When it comes to modifying your home, giving it more curb appeal, or adding a second floor, knowing your home’s style can help you create an effective plan. In addition, you’ll have a better understanding of how your home was constructed and designed.
Log Home Style
In the 1600s, log homes were more commonly known as small cabins. Initially, they only contained one room and were built without the use of nails. Nowadays, log homes are famous for being luxurious getaway houses due to their unique style and design. They can be constructed anywhere, but they are usually more fit in rural settings with their exterior. Always note the climate because the type of wood to be used will depend on it to make the house more durable.
Cape Cod Style
Like log homes, the 1600s were also the time they build Cape Cod homes. They’re designed to withstand cold winters of the Northeastern, thus the steep roofs and large chimneys. Britain’s thatched cottages were what inspired Cape Cod homes. The style that makes it look more beautiful includes cedar shingles, up-top dormer windows, and windows that flank the front door.
A stone address marker would perfectly match a Cape Cod home, given its exterior design. These houses were also the first style used in housing developments that had a modest price after World War II.
Some people tend to think that contemporary and modern architecture are similar. The difference between them is that, even though contemporary style describes building forms, they usually focus on using eco-friendly materials. This entails utilizing energy efficiency by using sustainable and non-toxic materials that are recycled and using natural light as power sources.
Dutch Colonial Style
Like most styles, Dutch Colonial also started in the early 1600s for Americans as only one room. The style features its great broad gambrel roof, along with its dormers, an alluring hood above the entryway, and flaring eaves that extend towards the porch. The house may also include a door called the Dutch double doorway that keeps pets from getting inside while also allowing fresh air to flow through the home. Additionally, its style has such a striking similarity to a barn that it’s sometimes called a “barn house.”
Craftsman Style Homes
Otherwise known as Arts and Crafts, the Craftsman home was a prevalent house style from 1905 until the 1930s, and it is making a comeback now. It is characterized by considerable carpentry in the interior, such as built-in shelves and seating.
Outside, Craftsman-style houses frequently have low-pitched rooftops with large ornamental beams, exposed roof rafters, wide eave overhangs or bracing under gables, and tapered square columns that frame porches. There is typically unfinished space in the attic of Craftsman bungalows that can be renovated but still usable.
French Country Style Homes
It was in the 18th century when country French-style residences first appeared in the United States. While France controlled large portions of eastern North America, towns were distributed around the major waterways, such as the Mississippi valleys, Great lakes, and St. Lawrence. After President Thomas Jefferson bought Louisiana in the early 1800s, French building practices began to disappear. Still, this house design stayed famous in New Orleans and other locations for the next half-century.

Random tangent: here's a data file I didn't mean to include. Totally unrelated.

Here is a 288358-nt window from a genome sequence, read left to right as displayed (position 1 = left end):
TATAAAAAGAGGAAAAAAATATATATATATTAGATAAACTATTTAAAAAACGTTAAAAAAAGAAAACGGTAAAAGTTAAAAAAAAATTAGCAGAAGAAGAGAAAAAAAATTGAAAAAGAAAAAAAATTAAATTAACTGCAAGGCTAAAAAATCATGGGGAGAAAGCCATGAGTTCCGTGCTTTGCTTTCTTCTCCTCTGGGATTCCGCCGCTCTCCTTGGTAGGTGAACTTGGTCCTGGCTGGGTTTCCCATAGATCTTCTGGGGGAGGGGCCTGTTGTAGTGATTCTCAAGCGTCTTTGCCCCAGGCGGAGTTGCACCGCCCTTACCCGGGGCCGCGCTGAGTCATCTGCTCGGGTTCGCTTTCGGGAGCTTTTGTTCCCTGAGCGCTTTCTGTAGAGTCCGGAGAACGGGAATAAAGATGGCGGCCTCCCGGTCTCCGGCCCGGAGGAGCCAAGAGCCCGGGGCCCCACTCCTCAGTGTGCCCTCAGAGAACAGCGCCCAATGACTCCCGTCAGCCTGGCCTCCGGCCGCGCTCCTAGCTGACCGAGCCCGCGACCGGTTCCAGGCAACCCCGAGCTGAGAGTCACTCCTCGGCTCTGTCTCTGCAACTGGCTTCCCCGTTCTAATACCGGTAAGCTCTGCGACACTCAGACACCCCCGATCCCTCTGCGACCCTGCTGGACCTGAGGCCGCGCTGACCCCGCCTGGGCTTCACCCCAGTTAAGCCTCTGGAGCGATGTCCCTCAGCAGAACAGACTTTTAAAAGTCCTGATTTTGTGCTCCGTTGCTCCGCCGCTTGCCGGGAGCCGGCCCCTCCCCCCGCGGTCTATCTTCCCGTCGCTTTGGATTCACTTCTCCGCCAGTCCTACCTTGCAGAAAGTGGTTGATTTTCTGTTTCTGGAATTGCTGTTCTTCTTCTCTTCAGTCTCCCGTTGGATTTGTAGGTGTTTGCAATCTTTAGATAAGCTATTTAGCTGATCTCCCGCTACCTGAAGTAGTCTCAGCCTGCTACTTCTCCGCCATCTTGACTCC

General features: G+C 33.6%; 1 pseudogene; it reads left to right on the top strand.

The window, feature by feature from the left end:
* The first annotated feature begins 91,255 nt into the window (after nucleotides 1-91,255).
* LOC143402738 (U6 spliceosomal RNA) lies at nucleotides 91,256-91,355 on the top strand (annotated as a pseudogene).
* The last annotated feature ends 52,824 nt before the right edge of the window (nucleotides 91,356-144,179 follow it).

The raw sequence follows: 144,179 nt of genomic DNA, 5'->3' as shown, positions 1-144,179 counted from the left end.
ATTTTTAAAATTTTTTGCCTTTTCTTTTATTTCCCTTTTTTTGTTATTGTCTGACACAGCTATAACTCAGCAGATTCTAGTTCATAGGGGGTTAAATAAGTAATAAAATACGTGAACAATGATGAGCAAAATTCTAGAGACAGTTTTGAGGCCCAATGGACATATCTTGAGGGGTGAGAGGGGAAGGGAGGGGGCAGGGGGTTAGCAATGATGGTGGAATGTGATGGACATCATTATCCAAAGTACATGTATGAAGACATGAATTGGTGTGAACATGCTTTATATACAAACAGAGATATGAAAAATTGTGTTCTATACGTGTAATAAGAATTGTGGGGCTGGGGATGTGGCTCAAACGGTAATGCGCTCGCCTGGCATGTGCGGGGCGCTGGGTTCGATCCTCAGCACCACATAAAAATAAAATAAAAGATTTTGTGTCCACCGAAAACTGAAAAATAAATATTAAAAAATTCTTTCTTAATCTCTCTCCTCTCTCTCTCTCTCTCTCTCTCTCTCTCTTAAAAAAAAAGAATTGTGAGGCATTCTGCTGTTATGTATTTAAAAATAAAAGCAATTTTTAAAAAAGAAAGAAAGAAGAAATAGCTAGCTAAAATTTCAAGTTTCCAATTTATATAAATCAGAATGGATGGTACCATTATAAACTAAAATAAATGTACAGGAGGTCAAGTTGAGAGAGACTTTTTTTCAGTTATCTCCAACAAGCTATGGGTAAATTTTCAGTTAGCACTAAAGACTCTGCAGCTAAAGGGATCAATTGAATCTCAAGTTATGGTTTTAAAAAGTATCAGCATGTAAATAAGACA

Half of the frames made of wood, stucco walls, steeply pitched roofs (side-gabled or hipped), paired shutters, and narrow windows are standard features of country French dwellings. As a result, a lot of attention is paid to curb appeal and often has breathtaking landscape designs and driveways.
In the 1920s to the 1930s, Mediterranean architectural styles such as Spanish eclectic (also called Spanish colonial revival or Spanish farmhouse) blossomed in Southern California after a notable debut at the 1915’s Panama-California Exposition.
Houses of this type are often built with adobe or stucco exteriors and have low-pitched red tile roofs, grillwork, and arches. The conventional U-shape Mediterranean floor design revolves around a central fountain in a courtyard to make the garden an expansion of the living area. Each room has a window that looks out onto the courtyard, allowing for fresh air flow and cross-ventilation.
The Cottage Style Home
Plenty of American architects were attracted to the medieval designs of the English countryside to construct the attractive and warm cottage-style residences popular today. When it came to American fashion from the 1920s to the 1930s, this design was especially prominent.
It is typical to see cross gables and steep roof pitches on cottage-style home plans as well as small-paned glass casement windows and arched doors. These house designs also typically use stucco, stone, or brick siding.
Many diverse architectural house styles can be found in American cities and suburbs. However, a lot of antique houses still have their own unique charm. For those interested in incorporating old-house magic into a newer home, it’s essential to understand what makes each style unique.